Please realize, that I was TOTALLY not thinking as I was doing this... just regular seed saving habit I suppose... instinct?  Either way, my husband, who was flipping through the Arboretum brochure sort of coughed at me and my sis in law and pointed to a section that mentioned "no picking or taking plant matter out of the arboretum."


Oops.  So, I stopped that rightaways.... but figured the seeds in my pocket could just stay in my pocket...?


Either way, my brother in law was having a mini-hey day plucking lavender all around.  Guess we all have our perks.


I later emailed the Arboretum and inquired to some Smithsonian workers about why there was no nursery to sell extra plants/cuttings on site and I was essentially told that because it's government and non-profit they can't sell their items.  BUT, when compost day comes in... there's a line of people waiting and they don't tell the people "no."  Note to self: DC looks like a better and better place to live... Free entertainment, free gardens to visit and maybe even free plants....



We soon took refuge in the Native garden/Fern Valley which was blissfully shady.  Native garden was as you could expect, native and things rambled unattended mostly and there were lots of wonderful ferns which is my husband's plant of choice (I'd like to add that he's not a fan of sunlight, so that might be a hint to his predilections).  


There were, however, frogs in a boggy section that made the best sounds and had leopard spotted golden eyes which I adore, so we stopped to stare at those for a while.




So, of the MANY places to see in the Arboretum, we only got to THREE. Hopefully we'll get to trek over there many more times and complete the trip (and send a donation to the Arboretum...)


Finally my last bit of plant-i-ness (until I talk about the new additions to my garden Monday) is the National Botanic Garden, with the conservatory area being the area I spent most of my time in.  I was unawares and short of time of some of the other areas, so that'll be for yet another trip!


The National Conservatory houses many different environments within its 29,000 square feet.  While I could go through the list online, ones that were favorites and stuck out to me were the children's section, the sedum area and the tropical section which by far was the best.  


The tropical section is tiered so that you can go up a metal walkway and follow the vertical height of tropical palms and other taller canopy plants.  Along the way up he walkway tucked into the taller plants and hanging from the walkway or higher posts are tropicals such as bromeliads (usually a plant that doesn't interest me much usually but they had some very cool varieties I was unaware of and also probably not available in the regular store nurseries) and epiphytes like air plants and orchids of course.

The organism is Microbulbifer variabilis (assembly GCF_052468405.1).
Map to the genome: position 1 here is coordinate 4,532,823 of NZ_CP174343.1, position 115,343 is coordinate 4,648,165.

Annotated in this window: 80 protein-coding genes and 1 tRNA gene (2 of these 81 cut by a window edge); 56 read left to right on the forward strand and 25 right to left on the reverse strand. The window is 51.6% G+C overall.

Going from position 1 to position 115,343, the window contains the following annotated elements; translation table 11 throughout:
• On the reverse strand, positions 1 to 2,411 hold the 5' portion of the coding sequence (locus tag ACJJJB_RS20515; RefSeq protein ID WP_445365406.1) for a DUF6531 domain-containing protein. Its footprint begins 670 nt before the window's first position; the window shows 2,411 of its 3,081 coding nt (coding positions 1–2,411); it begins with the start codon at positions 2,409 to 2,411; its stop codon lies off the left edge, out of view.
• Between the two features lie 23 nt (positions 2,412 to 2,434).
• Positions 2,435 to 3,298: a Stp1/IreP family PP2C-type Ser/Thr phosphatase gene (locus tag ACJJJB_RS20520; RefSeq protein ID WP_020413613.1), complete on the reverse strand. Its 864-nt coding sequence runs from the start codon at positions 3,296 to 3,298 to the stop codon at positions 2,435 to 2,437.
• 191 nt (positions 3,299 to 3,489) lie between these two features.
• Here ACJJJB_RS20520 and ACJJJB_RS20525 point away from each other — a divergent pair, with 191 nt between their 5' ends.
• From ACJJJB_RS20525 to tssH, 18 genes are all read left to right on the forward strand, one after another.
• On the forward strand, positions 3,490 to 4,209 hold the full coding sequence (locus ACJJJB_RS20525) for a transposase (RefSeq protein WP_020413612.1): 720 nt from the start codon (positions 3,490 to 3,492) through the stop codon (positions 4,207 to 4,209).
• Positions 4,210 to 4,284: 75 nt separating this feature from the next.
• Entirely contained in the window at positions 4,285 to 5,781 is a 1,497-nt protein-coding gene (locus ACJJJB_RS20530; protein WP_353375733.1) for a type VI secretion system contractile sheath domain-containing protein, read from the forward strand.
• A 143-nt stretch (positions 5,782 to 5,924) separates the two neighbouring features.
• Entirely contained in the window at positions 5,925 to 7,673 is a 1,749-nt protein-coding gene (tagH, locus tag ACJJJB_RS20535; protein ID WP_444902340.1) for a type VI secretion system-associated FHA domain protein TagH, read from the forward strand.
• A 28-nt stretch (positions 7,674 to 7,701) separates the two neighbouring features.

During the walk up to the second tier my eye alighted upon a strange vine that somewhat thickish and had long slightly curved up leaves.  The vine ran off of the tree trunk and onto the walkway which allowed me to inspect it closer.  The leaves, when I got a better look, reminded me of the orchid leaves at my house, and the only orchid that was a vine that I knew of.... after searching around to find a tag, affirmed my suspicions, it was a vanilla orchid!  And it had to be at least 50 feet long! (ok, maybe I'm exaggerating) but it was a very long vine!

The outside gardens were nice and I could see lots of edible action, but as it was blazing hot, the husband and I missed out on Bartholdi Park, the Rose Garden, and the Water Garden.


So, after 3 days of possibly boring material of verbal slideshow  I'll get on to regular gardening programing with the introduction of new plants to the garden Monday.  Have a great weekend and send some cool air my way, 93+ degrees F of temperatures headed my way this weekend and for about a week on and off!

1 comment:

Kermit said...

Compost day...

You might want to venture into the North East corner of the botanic gardens. They compost some great plants. I never thought to ask about getting them. I saw a couple ferns that were 3-4 feet tall and lots of other great plants.

Thanks for the virtual tour of DC.